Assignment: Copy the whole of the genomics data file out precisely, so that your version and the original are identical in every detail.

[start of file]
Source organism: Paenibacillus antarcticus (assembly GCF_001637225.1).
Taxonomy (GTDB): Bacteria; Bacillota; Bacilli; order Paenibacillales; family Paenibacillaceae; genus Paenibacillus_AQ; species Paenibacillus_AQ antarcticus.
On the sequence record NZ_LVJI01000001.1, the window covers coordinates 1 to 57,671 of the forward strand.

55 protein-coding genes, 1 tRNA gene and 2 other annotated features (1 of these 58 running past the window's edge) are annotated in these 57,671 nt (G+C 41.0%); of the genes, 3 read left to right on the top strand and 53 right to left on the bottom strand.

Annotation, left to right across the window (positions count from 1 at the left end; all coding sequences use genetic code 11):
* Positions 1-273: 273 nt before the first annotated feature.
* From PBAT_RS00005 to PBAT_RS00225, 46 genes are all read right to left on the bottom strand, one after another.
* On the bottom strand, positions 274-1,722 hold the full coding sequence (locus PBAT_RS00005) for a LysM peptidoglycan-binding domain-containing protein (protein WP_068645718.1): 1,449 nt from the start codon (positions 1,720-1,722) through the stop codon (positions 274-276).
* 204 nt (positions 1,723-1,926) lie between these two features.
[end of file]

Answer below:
Source organism: Paenibacillus antarcticus (assembly GCF_001637225.1).
Taxonomy (GTDB): Bacteria; Bacillota; Bacilli; order Paenibacillales; family Paenibacillaceae; genus Paenibacillus_AQ; species Paenibacillus_AQ antarcticus.
On the sequence record NZ_LVJI01000001.1, the window covers coordinates 1 to 57,671 of the forward strand.

55 protein-coding genes, 1 tRNA gene and 2 other annotated features (1 of these 58 running past the window's edge) are annotated in these 57,671 nt (G+C 41.0%); of the genes, 3 read left to right on the top strand and 53 right to left on the bottom strand.

Annotation, left to right across the window (positions count from 1 at the left end; all coding sequences use genetic code 11):
* Positions 1-273: 273 nt before the first annotated feature.
* From PBAT_RS00005 to PBAT_RS00225, 46 genes are all read right to left on the bottom strand, one after another.
* On the bottom strand, positions 274-1,722 hold the full coding sequence (locus PBAT_RS00005) for a LysM peptidoglycan-binding domain-containing protein (protein WP_068645718.1): 1,449 nt from the start codon (positions 1,720-1,722) through the stop codon (positions 274-276).
* 204 nt (positions 1,723-1,926) lie between these two features.